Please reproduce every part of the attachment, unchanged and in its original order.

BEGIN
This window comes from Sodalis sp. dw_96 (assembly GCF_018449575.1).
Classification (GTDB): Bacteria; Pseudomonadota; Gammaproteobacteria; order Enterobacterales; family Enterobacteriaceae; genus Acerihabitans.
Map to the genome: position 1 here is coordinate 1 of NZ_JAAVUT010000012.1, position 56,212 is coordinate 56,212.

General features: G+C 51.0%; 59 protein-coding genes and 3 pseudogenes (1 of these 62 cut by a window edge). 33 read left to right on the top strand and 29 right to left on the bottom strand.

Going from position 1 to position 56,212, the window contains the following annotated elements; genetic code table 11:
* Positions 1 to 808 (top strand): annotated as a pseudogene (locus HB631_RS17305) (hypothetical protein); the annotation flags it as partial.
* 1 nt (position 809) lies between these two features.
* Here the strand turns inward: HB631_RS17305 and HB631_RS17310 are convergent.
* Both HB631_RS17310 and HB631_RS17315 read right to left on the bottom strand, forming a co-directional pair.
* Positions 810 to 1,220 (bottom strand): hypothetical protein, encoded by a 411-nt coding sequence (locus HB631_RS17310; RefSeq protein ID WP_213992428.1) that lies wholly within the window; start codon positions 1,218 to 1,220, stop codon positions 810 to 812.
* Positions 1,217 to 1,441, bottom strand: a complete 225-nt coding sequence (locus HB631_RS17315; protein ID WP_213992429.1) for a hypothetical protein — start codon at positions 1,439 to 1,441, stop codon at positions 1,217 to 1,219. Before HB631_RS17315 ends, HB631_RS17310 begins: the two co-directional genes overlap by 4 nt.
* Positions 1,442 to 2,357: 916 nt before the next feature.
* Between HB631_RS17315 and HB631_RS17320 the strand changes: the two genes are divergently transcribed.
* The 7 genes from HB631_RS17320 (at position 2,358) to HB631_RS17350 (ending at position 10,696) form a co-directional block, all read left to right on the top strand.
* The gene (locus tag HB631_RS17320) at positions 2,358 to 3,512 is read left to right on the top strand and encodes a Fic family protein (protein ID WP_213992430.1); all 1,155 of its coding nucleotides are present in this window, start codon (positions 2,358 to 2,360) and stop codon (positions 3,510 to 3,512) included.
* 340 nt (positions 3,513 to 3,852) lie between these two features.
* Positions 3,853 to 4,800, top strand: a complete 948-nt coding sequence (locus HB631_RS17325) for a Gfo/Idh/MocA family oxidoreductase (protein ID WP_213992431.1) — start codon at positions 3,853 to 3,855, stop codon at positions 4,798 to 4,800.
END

This window comes from Sodalis sp. dw_96 (assembly GCF_018449575.1).
Classification (GTDB): Bacteria; Pseudomonadota; Gammaproteobacteria; order Enterobacterales; family Enterobacteriaceae; genus Acerihabitans.
Map to the genome: position 1 here is coordinate 1 of NZ_JAAVUT010000012.1, position 56,212 is coordinate 56,212.

General features: G+C 51.0%; 59 protein-coding genes and 3 pseudogenes (1 of these 62 cut by a window edge). 33 read left to right on the top strand and 29 right to left on the bottom strand.

Going from position 1 to position 56,212, the window contains the following annotated elements; genetic code table 11:
* Positions 1 to 808 (top strand): annotated as a pseudogene (locus HB631_RS17305) (hypothetical protein); the annotation flags it as partial.
* 1 nt (position 809) lies between these two features.
* Here the strand turns inward: HB631_RS17305 and HB631_RS17310 are convergent.
* Both HB631_RS17310 and HB631_RS17315 read right to left on the bottom strand, forming a co-directional pair.
* Positions 810 to 1,220 (bottom strand): hypothetical protein, encoded by a 411-nt coding sequence (locus HB631_RS17310; RefSeq protein ID WP_213992428.1) that lies wholly within the window; start codon positions 1,218 to 1,220, stop codon positions 810 to 812.
* Positions 1,217 to 1,441, bottom strand: a complete 225-nt coding sequence (locus HB631_RS17315; protein ID WP_213992429.1) for a hypothetical protein — start codon at positions 1,439 to 1,441, stop codon at positions 1,217 to 1,219. Before HB631_RS17315 ends, HB631_RS17310 begins: the two co-directional genes overlap by 4 nt.
* Positions 1,442 to 2,357: 916 nt before the next feature.
* Between HB631_RS17315 and HB631_RS17320 the strand changes: the two genes are divergently transcribed.
* The 7 genes from HB631_RS17320 (at position 2,358) to HB631_RS17350 (ending at position 10,696) form a co-directional block, all read left to right on the top strand.
* The gene (locus tag HB631_RS17320) at positions 2,358 to 3,512 is read left to right on the top strand and encodes a Fic family protein (protein ID WP_213992430.1); all 1,155 of its coding nucleotides are present in this window, start codon (positions 2,358 to 2,360) and stop codon (positions 3,510 to 3,512) included.
* 340 nt (positions 3,513 to 3,852) lie between these two features.
* Positions 3,853 to 4,800, top strand: a complete 948-nt coding sequence (locus HB631_RS17325) for a Gfo/Idh/MocA family oxidoreductase (protein ID WP_213992431.1) — start codon at positions 3,853 to 3,855, stop codon at positions 4,798 to 4,800.